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Eur J Immunol. 1998 Nov;28(11):3696-705.

Lymphocyte-specific chemokine receptor CXCR3: regulation, chemokine binding and gene localization.

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1
Theodor-Kocher Institute, University of Bern, Switzerland.

Abstract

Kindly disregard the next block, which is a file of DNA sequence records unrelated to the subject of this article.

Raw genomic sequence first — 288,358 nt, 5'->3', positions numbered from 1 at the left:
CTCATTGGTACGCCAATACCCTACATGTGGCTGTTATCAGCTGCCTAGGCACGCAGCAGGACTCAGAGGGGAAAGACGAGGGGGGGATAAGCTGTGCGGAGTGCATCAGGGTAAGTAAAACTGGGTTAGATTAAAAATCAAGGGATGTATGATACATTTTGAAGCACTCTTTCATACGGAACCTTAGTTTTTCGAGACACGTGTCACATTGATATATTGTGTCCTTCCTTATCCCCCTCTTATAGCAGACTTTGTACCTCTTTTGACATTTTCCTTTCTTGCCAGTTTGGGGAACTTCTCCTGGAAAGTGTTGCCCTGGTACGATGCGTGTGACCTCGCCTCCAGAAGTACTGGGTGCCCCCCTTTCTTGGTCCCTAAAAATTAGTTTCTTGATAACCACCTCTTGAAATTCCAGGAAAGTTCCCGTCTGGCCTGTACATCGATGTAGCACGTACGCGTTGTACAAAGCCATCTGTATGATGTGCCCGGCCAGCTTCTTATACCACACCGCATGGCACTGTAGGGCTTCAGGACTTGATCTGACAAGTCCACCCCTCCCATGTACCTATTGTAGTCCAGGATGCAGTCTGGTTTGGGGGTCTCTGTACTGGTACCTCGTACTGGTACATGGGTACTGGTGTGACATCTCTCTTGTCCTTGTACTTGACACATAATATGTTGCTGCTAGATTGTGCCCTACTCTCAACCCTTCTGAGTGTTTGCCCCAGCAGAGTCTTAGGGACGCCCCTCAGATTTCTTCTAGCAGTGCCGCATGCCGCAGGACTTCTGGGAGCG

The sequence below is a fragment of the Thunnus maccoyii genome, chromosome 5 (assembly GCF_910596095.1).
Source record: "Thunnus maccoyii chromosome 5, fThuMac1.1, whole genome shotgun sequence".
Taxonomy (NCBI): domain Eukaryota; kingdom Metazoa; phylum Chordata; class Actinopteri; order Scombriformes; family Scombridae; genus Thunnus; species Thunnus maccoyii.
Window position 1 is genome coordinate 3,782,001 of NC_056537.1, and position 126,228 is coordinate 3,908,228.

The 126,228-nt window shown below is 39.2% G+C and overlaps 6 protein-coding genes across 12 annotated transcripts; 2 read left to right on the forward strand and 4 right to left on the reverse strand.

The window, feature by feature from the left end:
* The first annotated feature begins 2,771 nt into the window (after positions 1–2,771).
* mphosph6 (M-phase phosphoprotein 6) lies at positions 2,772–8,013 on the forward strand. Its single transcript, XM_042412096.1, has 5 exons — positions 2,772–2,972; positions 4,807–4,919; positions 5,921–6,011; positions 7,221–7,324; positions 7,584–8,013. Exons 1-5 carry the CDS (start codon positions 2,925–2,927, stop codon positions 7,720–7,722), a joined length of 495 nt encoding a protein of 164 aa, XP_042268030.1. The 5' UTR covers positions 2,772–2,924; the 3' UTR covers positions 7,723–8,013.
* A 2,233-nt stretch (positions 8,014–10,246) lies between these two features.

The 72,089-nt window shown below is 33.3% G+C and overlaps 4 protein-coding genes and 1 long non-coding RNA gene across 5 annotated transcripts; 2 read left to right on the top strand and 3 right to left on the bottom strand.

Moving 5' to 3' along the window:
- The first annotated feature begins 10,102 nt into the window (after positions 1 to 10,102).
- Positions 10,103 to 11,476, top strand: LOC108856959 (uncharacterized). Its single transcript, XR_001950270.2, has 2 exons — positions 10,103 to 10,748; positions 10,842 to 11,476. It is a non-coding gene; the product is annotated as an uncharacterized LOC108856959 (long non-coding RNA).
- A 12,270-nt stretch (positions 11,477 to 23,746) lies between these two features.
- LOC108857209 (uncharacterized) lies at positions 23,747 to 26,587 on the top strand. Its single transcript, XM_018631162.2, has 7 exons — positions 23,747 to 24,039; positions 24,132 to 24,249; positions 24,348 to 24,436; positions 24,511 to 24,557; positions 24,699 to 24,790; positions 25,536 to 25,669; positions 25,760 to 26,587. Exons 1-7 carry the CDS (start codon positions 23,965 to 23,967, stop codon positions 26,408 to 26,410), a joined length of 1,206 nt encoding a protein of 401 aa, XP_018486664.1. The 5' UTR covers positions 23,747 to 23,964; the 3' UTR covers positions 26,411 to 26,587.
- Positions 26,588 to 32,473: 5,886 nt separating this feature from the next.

Expression of CXCR3, the receptor for the CXC chemokines IFN-gamma-inducible 10-kDa protein (IP10) and monokine induced by IFN-gamma (Mig), in human T lymphocytes and their responses to IP10 and Mig were analyzed. About 40 % of resting T lymphocytes (and low numbers of B cells and natural killer cells) stained positive for CXCR3 but these cells did not express CXCR3 transcripts and did not respond to these chemokines. However, treatment with IL-2 with or without addition of phytohemagglutinin for 10 or more days resulted in cultures of fully responsive, CXCR3-positive T lymphocytes. Treatment with anti-CD3 antibodies in the presence or absence of soluble anti-CD28 antibodies was inhibitory. Addition of chondroitin sulfate C to CXCR3-expressing murine pre-B cells allowed the determination of high-affinity binding for Mig and IP10 with Kd of 0.9-1.2 nM and 0.2-0.3 nM, respectively, and 1.3 x 10(4) binding sites per cell. The gene for CXCR3 was localized on human chromosome Xq13 which is in clear contrast to all other chemokine receptor genes, suggesting unique function(s) for this receptor and its ligands that may lie beyond their established role in T cell-dependent immunity.

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